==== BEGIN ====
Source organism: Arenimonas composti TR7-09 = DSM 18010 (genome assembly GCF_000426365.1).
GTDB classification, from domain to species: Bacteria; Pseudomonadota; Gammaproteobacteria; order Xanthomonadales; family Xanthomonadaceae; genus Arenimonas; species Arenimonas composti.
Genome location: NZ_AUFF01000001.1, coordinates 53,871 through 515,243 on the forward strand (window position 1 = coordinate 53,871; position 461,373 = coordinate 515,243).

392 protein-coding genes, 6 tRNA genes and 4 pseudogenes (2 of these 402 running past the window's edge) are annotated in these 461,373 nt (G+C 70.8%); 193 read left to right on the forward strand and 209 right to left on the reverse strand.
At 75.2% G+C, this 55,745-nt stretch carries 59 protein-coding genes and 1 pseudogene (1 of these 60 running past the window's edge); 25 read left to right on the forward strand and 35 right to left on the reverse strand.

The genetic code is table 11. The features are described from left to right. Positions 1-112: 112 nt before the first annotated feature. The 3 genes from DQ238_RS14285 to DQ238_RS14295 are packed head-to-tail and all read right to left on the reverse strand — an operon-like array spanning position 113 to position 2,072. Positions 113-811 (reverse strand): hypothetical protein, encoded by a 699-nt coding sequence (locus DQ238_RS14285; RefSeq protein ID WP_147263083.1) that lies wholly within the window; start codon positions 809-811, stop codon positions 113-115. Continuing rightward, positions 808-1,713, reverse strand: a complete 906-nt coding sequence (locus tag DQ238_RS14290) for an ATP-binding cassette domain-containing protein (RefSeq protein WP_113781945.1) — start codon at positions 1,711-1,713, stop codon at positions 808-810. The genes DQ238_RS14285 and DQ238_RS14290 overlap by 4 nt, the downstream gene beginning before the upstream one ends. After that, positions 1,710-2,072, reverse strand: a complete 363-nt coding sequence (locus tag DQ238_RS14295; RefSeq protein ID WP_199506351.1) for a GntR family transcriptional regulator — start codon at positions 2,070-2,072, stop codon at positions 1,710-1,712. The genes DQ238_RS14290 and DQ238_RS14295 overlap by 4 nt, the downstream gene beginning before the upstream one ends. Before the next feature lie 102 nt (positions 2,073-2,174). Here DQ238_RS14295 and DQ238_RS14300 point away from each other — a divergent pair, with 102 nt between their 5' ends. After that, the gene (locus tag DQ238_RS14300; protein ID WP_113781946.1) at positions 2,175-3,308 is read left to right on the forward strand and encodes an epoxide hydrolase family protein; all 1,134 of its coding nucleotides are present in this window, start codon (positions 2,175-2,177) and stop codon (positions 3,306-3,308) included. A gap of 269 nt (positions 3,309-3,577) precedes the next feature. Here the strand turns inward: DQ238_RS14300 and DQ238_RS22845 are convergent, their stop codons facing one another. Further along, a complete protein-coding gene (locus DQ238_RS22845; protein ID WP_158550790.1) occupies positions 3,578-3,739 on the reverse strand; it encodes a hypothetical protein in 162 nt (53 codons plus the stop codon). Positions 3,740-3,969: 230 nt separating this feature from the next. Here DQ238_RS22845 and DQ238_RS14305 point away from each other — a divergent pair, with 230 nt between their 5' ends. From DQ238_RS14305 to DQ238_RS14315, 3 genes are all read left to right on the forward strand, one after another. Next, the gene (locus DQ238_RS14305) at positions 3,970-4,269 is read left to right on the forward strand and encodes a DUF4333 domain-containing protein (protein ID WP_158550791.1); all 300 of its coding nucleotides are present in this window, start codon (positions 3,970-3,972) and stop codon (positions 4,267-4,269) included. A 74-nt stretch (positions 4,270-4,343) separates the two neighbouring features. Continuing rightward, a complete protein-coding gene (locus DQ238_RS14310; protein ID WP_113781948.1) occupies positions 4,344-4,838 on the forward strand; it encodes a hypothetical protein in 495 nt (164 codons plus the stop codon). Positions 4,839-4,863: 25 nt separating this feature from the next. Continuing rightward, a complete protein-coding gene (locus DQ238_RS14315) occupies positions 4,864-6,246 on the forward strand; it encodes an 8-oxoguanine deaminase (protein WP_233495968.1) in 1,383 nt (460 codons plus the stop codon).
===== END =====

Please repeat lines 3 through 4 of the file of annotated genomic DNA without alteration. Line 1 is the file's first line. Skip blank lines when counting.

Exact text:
Genome location: NZ_AUFF01000001.1, coordinates 53,871 through 515,243 on the forward strand (window position 1 = coordinate 53,871; position 461,373 = coordinate 515,243).

392 protein-coding genes, 6 tRNA genes and 4 pseudogenes (2 of these 402 running past the window's edge) are annotated in these 461,373 nt (G+C 70.8%); 193 read left to right on the forward strand and 209 right to left on the reverse strand.